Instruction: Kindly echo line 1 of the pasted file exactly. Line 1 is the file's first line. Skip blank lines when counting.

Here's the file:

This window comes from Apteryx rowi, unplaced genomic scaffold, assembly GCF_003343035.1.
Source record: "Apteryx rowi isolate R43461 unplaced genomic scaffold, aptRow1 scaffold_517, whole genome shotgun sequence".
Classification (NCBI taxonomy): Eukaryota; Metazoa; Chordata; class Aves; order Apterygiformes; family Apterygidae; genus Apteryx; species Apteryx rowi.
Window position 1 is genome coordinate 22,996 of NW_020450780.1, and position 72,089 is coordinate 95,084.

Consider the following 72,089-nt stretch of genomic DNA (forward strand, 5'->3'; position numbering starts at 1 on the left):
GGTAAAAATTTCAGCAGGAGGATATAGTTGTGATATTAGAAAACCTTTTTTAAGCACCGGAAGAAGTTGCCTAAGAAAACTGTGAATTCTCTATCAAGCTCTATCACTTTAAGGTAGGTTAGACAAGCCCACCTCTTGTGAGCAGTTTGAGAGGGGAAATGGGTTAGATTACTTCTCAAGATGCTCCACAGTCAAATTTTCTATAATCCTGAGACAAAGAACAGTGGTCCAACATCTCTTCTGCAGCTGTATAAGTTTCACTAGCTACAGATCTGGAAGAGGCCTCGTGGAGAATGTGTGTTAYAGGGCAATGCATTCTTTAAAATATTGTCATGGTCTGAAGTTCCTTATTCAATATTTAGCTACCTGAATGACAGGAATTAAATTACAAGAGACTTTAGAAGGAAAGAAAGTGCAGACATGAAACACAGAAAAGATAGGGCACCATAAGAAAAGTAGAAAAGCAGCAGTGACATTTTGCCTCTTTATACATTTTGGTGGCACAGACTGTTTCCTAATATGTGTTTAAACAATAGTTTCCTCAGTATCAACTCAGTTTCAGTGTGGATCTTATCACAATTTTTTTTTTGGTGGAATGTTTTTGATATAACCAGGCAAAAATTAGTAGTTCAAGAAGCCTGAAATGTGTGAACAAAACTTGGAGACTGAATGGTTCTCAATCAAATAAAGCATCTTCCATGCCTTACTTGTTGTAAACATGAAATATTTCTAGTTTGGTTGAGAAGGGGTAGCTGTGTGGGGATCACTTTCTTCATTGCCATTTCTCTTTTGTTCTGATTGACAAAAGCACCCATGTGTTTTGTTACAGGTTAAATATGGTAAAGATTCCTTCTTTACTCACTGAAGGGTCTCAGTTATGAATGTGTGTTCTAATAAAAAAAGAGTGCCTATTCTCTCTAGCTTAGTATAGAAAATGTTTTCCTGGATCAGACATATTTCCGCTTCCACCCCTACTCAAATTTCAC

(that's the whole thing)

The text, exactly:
This window comes from Apteryx rowi, unplaced genomic scaffold, assembly GCF_003343035.1.